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    Student Reflection: An ‘ideal world’?


    Waddington, Shelagh B. and Wright, Paul N. (2007) Student Reflection: An ‘ideal world’? Planet, 18 (1). pp. 51-54. ISSN 1473-1835

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    Abstract

    There is a growing body of research that supports what many tutors have felt is an important way of learning, namely learning by doing. In geography, and other environmentally focused subjects, the role of practical and field work is often cited as a key factor in the undergraduate learning experience, and something that facilitates understanding. However, the link between this ‘doing’ and ‘understanding’, is reflection (Kolb, �984; Hinett, 2004). This paper documents an action research project that attempted to introduce formal reflection into the curriculum of a cohort of geography students at the National University of Ireland, Maynooth (NIUM). Tutors at NUIM had identified two major questions about the learning experience that they wished to investigate. The first was to evaluate one method of enhancing the transfer of learning between year two (level two modules) and those in year three (level three modules). At the start of the study, this transfer was deemed to be poor, and was creating issues when students reached higher levels of study, and attempted to construct curriculum vitae for life after university. The second question was the desire to investigate the effectiveness of encouraging student reflection, and to assess the degree to which IT would facilitate this process. The present report provides an overview of the process of reflection and its likely part in the learning process, followed by a description of the project process and an evaluation of its outcomes. Finally, consideration is given to future developments in relation both to encouraging reflection and in the use of IT for this purpose. The modules which form the focus for the project were co-ordinated by one of the authors, while the other acted primarily to evaluate the experience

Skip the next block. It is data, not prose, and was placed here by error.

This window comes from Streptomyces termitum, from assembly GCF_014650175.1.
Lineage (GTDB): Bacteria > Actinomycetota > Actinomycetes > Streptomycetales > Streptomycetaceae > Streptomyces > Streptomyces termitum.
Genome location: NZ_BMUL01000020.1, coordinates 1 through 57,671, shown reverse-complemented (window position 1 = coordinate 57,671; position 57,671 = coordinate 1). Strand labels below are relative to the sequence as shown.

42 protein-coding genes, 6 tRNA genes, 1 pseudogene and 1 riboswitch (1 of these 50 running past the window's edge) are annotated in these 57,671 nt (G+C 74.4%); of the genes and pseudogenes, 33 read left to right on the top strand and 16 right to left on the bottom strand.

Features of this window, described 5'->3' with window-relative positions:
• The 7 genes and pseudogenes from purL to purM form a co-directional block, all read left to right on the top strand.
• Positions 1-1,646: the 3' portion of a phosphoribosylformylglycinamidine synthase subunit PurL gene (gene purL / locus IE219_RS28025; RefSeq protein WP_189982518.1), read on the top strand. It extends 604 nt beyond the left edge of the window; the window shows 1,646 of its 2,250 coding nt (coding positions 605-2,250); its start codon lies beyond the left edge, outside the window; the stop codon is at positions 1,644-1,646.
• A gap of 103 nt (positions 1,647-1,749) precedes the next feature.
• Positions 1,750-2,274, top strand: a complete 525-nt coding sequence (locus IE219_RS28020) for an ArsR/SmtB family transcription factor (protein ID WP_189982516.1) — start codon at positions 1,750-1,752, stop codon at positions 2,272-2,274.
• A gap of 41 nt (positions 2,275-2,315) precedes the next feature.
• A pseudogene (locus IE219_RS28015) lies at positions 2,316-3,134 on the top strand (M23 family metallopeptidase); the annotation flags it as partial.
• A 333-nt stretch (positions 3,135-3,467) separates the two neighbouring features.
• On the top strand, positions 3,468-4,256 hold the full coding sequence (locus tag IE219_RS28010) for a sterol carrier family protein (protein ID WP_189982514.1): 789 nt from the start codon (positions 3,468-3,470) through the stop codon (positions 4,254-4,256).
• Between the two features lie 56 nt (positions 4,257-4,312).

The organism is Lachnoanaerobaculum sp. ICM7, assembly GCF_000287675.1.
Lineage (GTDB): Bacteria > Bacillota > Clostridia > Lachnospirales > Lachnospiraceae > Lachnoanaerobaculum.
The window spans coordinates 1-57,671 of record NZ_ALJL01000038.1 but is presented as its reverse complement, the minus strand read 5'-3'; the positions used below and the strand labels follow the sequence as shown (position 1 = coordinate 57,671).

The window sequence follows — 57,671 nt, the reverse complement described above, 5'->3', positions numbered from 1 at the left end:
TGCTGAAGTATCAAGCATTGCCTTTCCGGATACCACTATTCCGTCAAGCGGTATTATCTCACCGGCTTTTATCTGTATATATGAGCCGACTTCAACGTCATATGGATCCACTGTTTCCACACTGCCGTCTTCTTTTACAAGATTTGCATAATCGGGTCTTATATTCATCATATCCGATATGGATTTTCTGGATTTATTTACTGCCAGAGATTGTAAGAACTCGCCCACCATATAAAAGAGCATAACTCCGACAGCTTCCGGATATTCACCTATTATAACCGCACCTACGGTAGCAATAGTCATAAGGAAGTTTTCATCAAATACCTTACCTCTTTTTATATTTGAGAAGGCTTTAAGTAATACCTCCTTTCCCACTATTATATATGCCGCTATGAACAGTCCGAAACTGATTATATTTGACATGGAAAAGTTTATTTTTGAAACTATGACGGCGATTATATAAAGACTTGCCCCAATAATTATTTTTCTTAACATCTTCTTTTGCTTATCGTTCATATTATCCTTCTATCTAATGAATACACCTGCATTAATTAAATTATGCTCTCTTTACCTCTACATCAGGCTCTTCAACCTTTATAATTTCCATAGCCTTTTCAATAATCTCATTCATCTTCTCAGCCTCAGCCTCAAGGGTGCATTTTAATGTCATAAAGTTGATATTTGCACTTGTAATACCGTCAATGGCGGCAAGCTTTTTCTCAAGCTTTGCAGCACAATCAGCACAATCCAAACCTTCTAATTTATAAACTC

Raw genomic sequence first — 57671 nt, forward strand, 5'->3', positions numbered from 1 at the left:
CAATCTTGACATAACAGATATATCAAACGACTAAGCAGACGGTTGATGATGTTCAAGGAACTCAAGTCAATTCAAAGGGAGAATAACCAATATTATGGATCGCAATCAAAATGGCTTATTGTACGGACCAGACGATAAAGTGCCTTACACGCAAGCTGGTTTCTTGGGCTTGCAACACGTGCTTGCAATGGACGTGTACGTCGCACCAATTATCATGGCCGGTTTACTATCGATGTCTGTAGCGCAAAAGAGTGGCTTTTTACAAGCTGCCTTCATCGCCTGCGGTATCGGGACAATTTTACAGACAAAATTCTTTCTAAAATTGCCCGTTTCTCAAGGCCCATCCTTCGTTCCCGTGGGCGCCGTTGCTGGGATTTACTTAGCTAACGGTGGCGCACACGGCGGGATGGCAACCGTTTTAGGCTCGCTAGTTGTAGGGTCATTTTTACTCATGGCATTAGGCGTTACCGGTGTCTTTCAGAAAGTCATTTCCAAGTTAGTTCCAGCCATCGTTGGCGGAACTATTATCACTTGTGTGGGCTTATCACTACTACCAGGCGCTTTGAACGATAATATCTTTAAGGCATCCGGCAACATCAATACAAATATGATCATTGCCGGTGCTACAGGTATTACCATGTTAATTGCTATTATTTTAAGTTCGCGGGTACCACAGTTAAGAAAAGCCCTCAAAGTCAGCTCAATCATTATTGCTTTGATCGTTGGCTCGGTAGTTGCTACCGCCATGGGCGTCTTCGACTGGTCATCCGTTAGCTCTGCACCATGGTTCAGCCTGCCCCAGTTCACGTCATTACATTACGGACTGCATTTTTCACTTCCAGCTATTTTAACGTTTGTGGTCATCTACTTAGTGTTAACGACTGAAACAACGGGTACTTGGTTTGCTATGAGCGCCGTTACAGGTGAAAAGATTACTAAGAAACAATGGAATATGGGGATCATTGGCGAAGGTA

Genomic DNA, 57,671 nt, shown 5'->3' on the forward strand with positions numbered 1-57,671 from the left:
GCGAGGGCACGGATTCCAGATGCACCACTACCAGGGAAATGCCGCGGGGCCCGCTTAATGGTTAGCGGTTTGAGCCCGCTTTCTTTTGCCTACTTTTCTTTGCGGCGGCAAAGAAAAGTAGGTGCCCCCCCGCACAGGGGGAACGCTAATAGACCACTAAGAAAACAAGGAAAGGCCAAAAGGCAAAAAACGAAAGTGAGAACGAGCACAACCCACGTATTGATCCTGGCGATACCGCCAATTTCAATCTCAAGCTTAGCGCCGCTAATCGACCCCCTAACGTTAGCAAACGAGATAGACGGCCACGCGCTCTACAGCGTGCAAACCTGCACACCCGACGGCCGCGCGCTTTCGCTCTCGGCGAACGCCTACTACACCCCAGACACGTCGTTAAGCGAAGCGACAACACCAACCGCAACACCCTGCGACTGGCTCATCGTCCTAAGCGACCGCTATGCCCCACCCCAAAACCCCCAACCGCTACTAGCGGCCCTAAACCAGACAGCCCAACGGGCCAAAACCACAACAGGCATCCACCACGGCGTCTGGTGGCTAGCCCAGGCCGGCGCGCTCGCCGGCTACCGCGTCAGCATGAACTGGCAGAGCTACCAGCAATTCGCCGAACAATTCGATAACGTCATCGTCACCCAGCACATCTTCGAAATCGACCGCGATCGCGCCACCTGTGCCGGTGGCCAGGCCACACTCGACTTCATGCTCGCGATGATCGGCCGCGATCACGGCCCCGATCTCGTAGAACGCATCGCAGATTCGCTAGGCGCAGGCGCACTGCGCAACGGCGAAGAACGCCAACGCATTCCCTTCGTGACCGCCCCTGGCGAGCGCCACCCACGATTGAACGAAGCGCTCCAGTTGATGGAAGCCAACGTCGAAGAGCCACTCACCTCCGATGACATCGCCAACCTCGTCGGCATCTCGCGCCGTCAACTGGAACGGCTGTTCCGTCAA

Item Type: Article
    Keywords: Student; Reflection; ideal world;
    Academic Unit: Faculty of Social Sciences > Geography
    Item ID: 9157
    Identification Number: https://doi.org/10.11120/plan.2007.00180051
    Depositing User: Shelagh Waddington
    Date Deposited: 17 Jan 2018 16:51
    Journal or Publication Title: Planet
    Publisher: Taylor & Francis
    Refereed: Yes
    URI:

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